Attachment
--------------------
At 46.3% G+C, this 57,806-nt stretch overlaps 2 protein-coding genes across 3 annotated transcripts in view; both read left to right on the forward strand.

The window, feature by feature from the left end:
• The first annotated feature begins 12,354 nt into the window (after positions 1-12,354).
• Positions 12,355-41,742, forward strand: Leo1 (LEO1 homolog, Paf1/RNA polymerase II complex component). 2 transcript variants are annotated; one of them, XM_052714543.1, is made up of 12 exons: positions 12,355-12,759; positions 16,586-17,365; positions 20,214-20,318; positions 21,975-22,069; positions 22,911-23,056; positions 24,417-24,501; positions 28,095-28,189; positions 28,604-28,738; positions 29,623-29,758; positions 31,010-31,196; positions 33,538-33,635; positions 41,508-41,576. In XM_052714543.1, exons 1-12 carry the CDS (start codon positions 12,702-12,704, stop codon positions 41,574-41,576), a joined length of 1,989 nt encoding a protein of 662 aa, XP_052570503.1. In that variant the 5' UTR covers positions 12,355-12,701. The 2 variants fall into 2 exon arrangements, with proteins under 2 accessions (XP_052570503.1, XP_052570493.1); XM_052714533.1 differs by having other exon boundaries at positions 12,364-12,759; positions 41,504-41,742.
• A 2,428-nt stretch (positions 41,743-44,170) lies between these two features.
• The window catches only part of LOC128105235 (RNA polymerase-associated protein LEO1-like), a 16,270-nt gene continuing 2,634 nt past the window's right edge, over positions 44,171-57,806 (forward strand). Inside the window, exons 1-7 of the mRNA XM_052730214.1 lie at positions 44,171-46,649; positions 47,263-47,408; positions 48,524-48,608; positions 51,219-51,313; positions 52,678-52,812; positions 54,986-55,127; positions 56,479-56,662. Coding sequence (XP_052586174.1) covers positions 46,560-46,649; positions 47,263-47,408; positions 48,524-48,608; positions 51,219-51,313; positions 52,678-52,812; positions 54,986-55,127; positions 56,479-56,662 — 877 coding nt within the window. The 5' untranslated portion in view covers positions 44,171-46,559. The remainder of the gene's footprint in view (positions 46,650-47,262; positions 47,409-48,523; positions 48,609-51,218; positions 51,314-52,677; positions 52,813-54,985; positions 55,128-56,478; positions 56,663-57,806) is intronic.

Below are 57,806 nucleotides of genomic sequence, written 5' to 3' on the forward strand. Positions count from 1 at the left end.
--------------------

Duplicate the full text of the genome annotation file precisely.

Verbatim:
At 46.3% G+C, this 57,806-nt stretch overlaps 2 protein-coding genes across 3 annotated transcripts in view; both read left to right on the forward strand.

The window, feature by feature from the left end:
• The first annotated feature begins 12,354 nt into the window (after positions 1-12,354).
• Positions 12,355-41,742, forward strand: Leo1 (LEO1 homolog, Paf1/RNA polymerase II complex component). 2 transcript variants are annotated; one of them, XM_052714543.1, is made up of 12 exons: positions 12,355-12,759; positions 16,586-17,365; positions 20,214-20,318; positions 21,975-22,069; positions 22,911-23,056; positions 24,417-24,501; positions 28,095-28,189; positions 28,604-28,738; positions 29,623-29,758; positions 31,010-31,196; positions 33,538-33,635; positions 41,508-41,576. In XM_052714543.1, exons 1-12 carry the CDS (start codon positions 12,702-12,704, stop codon positions 41,574-41,576), a joined length of 1,989 nt encoding a protein of 662 aa, XP_052570503.1. In that variant the 5' UTR covers positions 12,355-12,701. The 2 variants fall into 2 exon arrangements, with proteins under 2 accessions (XP_052570503.1, XP_052570493.1); XM_052714533.1 differs by having other exon boundaries at positions 12,364-12,759; positions 41,504-41,742.
• A 2,428-nt stretch (positions 41,743-44,170) lies between these two features.
• The window catches only part of LOC128105235 (RNA polymerase-associated protein LEO1-like), a 16,270-nt gene continuing 2,634 nt past the window's right edge, over positions 44,171-57,806 (forward strand). Inside the window, exons 1-7 of the mRNA XM_052730214.1 lie at positions 44,171-46,649; positions 47,263-47,408; positions 48,524-48,608; positions 51,219-51,313; positions 52,678-52,812; positions 54,986-55,127; positions 56,479-56,662. Coding sequence (XP_052586174.1) covers positions 46,560-46,649; positions 47,263-47,408; positions 48,524-48,608; positions 51,219-51,313; positions 52,678-52,812; positions 54,986-55,127; positions 56,479-56,662 — 877 coding nt within the window. The 5' untranslated portion in view covers positions 44,171-46,559. The remainder of the gene's footprint in view (positions 46,650-47,262; positions 47,409-48,523; positions 48,609-51,218; positions 51,314-52,677; positions 52,813-54,985; positions 55,128-56,478; positions 56,663-57,806) is intronic.

Below are 57,806 nucleotides of genomic sequence, written 5' to 3' on the forward strand. Positions count from 1 at the left end.